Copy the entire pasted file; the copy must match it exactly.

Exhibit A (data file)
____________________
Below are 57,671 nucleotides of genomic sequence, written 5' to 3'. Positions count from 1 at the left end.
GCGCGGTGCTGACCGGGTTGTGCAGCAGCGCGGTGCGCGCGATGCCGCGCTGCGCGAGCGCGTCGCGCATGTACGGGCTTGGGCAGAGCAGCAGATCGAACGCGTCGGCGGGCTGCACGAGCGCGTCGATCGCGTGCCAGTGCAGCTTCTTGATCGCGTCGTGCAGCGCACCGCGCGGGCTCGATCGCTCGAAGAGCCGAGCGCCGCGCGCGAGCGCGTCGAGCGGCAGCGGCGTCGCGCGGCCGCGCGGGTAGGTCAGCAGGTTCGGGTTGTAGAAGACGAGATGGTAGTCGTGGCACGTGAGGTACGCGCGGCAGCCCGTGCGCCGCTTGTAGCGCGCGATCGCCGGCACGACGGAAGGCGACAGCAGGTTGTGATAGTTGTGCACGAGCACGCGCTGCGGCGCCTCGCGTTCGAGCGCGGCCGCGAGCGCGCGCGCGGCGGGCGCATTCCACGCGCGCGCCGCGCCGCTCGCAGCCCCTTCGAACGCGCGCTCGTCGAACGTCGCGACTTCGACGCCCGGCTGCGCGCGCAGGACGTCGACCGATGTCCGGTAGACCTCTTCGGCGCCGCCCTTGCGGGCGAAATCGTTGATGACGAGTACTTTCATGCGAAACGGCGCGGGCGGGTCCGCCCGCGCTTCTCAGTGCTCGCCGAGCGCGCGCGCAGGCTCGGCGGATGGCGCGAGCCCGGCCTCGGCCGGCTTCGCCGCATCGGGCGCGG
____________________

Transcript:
Below are 57,671 nucleotides of genomic sequence, written 5' to 3'. Positions count from 1 at the left end.
GCGCGGTGCTGACCGGGTTGTGCAGCAGCGCGGTGCGCGCGATGCCGCGCTGCGCGAGCGCGTCGCGCATGTACGGGCTTGGGCAGAGCAGCAGATCGAACGCGTCGGCGGGCTGCACGAGCGCGTCGATCGCGTGCCAGTGCAGCTTCTTGATCGCGTCGTGCAGCGCACCGCGCGGGCTCGATCGCTCGAAGAGCCGAGCGCCGCGCGCGAGCGCGTCGAGCGGCAGCGGCGTCGCGCGGCCGCGCGGGTAGGTCAGCAGGTTCGGGTTGTAGAAGACGAGATGGTAGTCGTGGCACGTGAGGTACGCGCGGCAGCCCGTGCGCCGCTTGTAGCGCGCGATCGCCGGCACGACGGAAGGCGACAGCAGGTTGTGATAGTTGTGCACGAGCACGCGCTGCGGCGCCTCGCGTTCGAGCGCGGCCGCGAGCGCGCGCGCGGCGGGCGCATTCCACGCGCGCGCCGCGCCGCTCGCAGCCCCTTCGAACGCGCGCTCGTCGAACGTCGCGACTTCGACGCCCGGCTGCGCGCGCAGGACGTCGACCGATGTCCGGTAGACCTCTTCGGCGCCGCCCTTGCGGGCGAAATCGTTGATGACGAGTACTTTCATGCGAAACGGCGCGGGCGGGTCCGCCCGCGCTTCTCAGTGCTCGCCGAGCGCGCGCGCAGGCTCGGCGGATGGCGCGAGCCCGGCCTCGGCCGGCTTCGCCGCATCGGGCGCGG